Hang it all, the short film form is supposed to give the little guy a chance to shine. Sure, I may not have the budget for a feature, but then, not having the expectations brought on by a budget gives me room to play. But this year, only the Pixar tentacle of the Disney kraken released something that gave life to a world that needed animation to exist: Alan Barillaro’s Piper, the story of a baby shorebird who learns a better way to hunt by looking outside his own kind. Theodore Ushev’s illustration of Georgi Gospodinov’s folk tale Blind Vaysha is just that: a series of woodcut-style illustrations warning against living in the past — or the future. It should have been a picture book. Robert Valley’s requiem for a friend Pear Cider and Cigarettes was a picture book, and gains nothing from its halfhearted transfer to moving pictures. Patrick Osborne’s Pearl in interested chiefly in your point of view: it was designed for Virtual Reality viewing, wherein the viewer can look around inside the interior of a car as it carries a father and daughter through life. With that functionality removed for traditional screen viewing, it comes off as slight and clunky. Lou Hamou-Lhadj’s tale of a haunted Old West lawman Borrowed Time is Piper’s only real rival, if only for its visuals and mood. But it just as easily could have been live action. (2017) — Matthew Lickona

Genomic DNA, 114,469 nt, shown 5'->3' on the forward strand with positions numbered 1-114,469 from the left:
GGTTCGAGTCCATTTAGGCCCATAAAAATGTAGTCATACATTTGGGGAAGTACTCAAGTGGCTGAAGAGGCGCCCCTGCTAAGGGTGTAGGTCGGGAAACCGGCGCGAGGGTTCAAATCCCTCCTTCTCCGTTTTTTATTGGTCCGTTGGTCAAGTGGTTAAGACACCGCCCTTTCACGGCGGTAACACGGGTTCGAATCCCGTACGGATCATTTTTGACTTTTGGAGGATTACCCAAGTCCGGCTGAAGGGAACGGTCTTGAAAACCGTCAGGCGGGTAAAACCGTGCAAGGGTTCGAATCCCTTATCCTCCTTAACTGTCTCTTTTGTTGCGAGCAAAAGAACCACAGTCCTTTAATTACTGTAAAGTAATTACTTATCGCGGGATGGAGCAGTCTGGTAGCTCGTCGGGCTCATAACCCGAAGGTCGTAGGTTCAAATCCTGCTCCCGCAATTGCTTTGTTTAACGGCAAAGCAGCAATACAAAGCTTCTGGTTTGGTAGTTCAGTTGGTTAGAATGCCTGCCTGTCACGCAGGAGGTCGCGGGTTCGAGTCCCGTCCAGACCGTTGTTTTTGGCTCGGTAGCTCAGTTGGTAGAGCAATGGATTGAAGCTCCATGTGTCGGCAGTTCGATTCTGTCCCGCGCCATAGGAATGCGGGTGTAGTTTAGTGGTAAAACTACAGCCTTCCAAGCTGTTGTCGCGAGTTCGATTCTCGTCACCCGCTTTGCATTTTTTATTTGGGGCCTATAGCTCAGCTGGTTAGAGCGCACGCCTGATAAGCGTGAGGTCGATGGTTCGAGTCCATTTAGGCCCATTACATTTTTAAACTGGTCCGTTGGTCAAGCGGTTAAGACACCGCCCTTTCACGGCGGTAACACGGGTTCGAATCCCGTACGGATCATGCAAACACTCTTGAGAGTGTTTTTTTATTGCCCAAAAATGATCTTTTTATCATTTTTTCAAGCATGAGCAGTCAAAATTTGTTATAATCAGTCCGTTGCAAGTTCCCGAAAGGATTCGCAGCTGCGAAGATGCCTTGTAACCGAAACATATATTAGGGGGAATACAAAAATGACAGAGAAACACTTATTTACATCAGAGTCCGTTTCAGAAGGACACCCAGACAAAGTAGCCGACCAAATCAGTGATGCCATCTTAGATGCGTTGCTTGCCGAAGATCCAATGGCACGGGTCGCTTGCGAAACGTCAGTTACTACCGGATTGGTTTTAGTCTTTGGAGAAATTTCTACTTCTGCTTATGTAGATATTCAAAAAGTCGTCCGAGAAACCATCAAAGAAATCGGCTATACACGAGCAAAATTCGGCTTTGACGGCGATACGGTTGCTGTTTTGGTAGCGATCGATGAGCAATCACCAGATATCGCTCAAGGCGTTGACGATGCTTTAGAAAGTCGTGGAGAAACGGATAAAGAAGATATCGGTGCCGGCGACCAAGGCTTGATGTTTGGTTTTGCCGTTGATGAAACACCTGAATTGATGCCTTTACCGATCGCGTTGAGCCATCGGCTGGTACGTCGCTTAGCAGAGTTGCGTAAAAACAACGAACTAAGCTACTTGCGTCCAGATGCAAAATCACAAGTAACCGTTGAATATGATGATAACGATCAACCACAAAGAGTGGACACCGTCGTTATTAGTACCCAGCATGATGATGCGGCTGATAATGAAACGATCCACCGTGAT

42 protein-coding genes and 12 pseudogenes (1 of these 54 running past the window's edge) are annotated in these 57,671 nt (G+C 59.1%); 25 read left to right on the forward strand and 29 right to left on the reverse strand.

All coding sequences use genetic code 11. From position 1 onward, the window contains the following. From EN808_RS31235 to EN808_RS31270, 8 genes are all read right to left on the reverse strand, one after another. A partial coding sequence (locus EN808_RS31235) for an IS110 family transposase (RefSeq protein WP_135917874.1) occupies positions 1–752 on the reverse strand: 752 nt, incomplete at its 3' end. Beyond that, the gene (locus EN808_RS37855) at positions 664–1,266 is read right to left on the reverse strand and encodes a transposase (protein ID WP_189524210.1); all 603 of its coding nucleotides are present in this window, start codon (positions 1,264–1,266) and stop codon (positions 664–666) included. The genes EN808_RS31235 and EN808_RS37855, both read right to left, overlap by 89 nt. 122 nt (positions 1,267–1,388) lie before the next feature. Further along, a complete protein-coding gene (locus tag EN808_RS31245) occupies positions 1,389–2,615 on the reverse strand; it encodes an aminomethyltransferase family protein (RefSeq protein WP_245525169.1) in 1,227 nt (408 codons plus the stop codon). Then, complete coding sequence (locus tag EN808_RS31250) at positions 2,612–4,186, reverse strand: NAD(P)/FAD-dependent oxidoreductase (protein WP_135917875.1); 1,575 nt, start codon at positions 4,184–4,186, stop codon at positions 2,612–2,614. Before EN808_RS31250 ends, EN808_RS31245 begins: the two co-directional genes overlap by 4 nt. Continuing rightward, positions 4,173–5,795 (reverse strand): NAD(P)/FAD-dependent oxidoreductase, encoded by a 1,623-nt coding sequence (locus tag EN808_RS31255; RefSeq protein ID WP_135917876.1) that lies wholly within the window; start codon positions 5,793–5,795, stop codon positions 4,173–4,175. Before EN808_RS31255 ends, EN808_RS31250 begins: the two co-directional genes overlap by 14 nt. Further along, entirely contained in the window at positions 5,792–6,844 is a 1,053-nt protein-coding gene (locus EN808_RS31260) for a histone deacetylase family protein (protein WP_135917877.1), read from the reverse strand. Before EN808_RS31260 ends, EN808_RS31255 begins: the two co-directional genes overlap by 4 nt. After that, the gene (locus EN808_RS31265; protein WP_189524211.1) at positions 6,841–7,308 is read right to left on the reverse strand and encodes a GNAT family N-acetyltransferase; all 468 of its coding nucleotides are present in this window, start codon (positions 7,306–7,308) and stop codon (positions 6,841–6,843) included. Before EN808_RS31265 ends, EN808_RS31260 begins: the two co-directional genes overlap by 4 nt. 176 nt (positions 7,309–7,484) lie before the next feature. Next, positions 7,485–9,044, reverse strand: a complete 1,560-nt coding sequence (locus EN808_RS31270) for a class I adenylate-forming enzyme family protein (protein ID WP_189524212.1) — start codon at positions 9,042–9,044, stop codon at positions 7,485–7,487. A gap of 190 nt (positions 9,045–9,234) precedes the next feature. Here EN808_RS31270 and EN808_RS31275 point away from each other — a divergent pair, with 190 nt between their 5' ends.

This movie is not currently in theaters.